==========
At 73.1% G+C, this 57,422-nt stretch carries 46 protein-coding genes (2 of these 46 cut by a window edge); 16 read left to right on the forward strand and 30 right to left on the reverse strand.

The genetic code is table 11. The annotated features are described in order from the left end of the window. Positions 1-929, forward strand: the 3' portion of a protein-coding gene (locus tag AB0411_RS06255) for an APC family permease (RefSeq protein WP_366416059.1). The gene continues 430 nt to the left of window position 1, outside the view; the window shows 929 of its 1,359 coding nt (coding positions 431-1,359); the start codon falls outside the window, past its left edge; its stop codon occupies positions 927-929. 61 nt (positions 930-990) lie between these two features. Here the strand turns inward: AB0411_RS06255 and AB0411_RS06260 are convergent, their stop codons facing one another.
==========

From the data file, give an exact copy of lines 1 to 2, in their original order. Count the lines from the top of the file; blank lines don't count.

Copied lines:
At 73.1% G+C, this 57,422-nt stretch carries 46 protein-coding genes (2 of these 46 cut by a window edge); 16 read left to right on the forward strand and 30 right to left on the reverse strand.

The genetic code is table 11. The annotated features are described in order from the left end of the window. Positions 1-929, forward strand: the 3' portion of a protein-coding gene (locus tag AB0411_RS06255) for an APC family permease (RefSeq protein WP_366416059.1). The gene continues 430 nt to the left of window position 1, outside the view; the window shows 929 of its 1,359 coding nt (coding positions 431-1,359); the start codon falls outside the window, past its left edge; its stop codon occupies positions 927-929. 61 nt (positions 930-990) lie between these two features. Here the strand turns inward: AB0411_RS06255 and AB0411_RS06260 are convergent, their stop codons facing one another.